• Sound Wave: A Longitudinal Wave

When the particles of a medium oscillate (particles of the medium vibrate back and forth) in same direction in which the wave is being propagated, then the wave so formed is called a longitudinal wave.

Example-01: A long and light spring attached to hook in a wall and held horizontally, such that there is no tension in the spring. When this spring is pushed towards the wall and then pulled away from the wall rapidly, there appear regions, where the coils of the spring come very close. These regions where the coils of the spring come closer than normal are called compressions and denoted by C. Conversely, there appear regions where the coils of the spring are farther apart. These regions where the coils of the spring are farther apart than normal are called rarefactions and denoted by R.

Example-02: The sound waves produced in air is an example of longitudinal wave. When the sound wave propagates through air, the particles of air oscillate in the direction of wave propagation, with the result the regions of compressions and rarefactions are formed in the air which alternate with one another. Thus, sound energy moves outward.

Compression: A part of a longitudinal wave in which particles of air are closer to one another than normal, such that there is a momentary decrease in volume and increase in pressure is called the region of compression.

Rarefactions: A part of a longitudinal wave in which particles of air are farther away from one another than normal, such that there is a momentary increase in volume and decrease in pressure is called the the region of faction.

We can describe a sound wave by wavelength, frequency, amplitude, time period and velocity. (i) Wavelength

In sound waves the combined length of a compression and an adjacent rarefaction is called its wavelength. The distance between the centres of two consecutive compressions or two consecutive rarefactions is also called its wavelength. It is denoted by the Greek letter lamda λ. Its SI unit is metre.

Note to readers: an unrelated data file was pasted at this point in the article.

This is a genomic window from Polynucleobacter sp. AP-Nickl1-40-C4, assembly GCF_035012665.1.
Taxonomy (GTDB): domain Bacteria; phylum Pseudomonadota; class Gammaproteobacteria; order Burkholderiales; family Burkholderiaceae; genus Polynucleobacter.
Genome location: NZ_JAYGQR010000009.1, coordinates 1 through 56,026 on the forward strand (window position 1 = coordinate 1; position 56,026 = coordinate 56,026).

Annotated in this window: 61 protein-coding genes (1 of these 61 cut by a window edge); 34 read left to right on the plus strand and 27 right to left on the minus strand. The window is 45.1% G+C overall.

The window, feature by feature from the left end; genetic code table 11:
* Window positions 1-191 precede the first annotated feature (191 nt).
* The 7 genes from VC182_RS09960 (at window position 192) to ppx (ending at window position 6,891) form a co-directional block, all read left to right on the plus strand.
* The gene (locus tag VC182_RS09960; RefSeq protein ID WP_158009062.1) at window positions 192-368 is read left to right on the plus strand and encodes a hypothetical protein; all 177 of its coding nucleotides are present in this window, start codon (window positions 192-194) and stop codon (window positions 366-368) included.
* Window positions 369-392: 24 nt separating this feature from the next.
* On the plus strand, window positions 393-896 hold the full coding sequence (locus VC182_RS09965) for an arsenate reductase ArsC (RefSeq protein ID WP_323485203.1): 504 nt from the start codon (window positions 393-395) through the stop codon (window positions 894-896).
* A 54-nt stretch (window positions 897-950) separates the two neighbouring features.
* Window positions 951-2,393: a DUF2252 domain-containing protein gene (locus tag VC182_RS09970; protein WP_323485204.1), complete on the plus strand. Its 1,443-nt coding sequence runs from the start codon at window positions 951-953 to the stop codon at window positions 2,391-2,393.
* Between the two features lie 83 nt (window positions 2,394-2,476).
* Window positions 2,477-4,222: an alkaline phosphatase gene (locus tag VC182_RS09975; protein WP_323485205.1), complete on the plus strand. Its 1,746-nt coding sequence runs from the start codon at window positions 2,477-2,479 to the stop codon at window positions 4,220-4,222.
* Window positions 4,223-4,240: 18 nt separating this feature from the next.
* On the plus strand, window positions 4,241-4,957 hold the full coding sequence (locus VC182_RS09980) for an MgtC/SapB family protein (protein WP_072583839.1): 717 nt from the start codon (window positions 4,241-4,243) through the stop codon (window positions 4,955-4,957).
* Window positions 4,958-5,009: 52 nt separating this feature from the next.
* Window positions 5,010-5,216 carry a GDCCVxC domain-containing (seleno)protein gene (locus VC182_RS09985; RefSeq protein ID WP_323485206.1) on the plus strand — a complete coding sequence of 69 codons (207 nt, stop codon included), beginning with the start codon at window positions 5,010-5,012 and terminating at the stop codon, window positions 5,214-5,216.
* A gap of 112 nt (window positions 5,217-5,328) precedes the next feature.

(ii) Frequency

No. of complete waves produced in one second or number of vibrations per second is called frequency. Number of compressions or rarefactions passed in one second is also frequency.

Frequency of wave is same as the frequency of the vibrating body which produces the wave. The SI unit of frequency is hertz (Hz). The symbol of frequency is v (nu). One Hz is equal to 1 vibration per second. Bigger unit of frequency is kilohertz kHz = 1000 Hz.

(ii) Time Period

Time taken to complete one vibration is called time period. Time required to pass two consecutive compressions or rarefactions through a point is called time period. SI unit of time period is second (s). Time period is denoted by T. The frequency of a wave is the reciprocal of the time period.

(iv) Amplitude

The maximum displacement of the particle of the medium from their original undisturbed position is called amplitude of the wave. Amplitude is denoted by A and its SI unit is metre (m).

(v) Speed

The distance travelled by a wave in one second is called velocity of the wave. Its SI unit is metre per second (ms-1).

Speed = Distance travelled ÷ Time taken

So,  v = λ  ÷ T

(λ = Wavelength of the waves travelled in one time period T)

or,  v = λ × f

Thus,    Speed = Wavelength ×  frequency

This is the wave equation.

Characteristics of a Sound Wave

Pitch: The pitch of sound depends on the frequency of sound (vibration). It is directly proportional to its frequency. Greater the frequency, higher is the pitch and lesser the frequency, lower is the pitch.

A woman’s voice is shrill having a high pitch while a man’s voice is flat having low pitch. High pitch sound has large number of compressions and rarefactions passing a fixed point per unit time. Loudness: The loudness depends on the amplitude of the sound wave. It is the measure of the sound energy reaching the ear per sec.

Greater the amplitude of sound wave, greater is the energy, louder the sound; short is the amplitude, less is the energy, soft is the sound. Loudness is measured in decibel ‘dB’. Quality or Timbre: The timbre of a sound depends on the shape of sound wave produced by it. It is the characteristic of musical sound. It helps us to distinguish between two sounds of same pitch & loudness.

Sound of single (same) frequency is called tone while a mixture of different frequencies is called note.

Noise is unpleasant to hear while music is pleasant to hear and it is of good quality. The distinction between music and noise is mathematical form. Music is ordered sound while noise is disordered sound. Music and noise are both mixtures of sound waves of different frequencies.

The component frequencies of music are discrete (separable) and rational (their ratios form simple fractions) with a discernible dominant frequency. The component frequencies of noise are continuous (every frequency will be present over some range) and random (described by a probability distribution) with no discernible dominant frequency.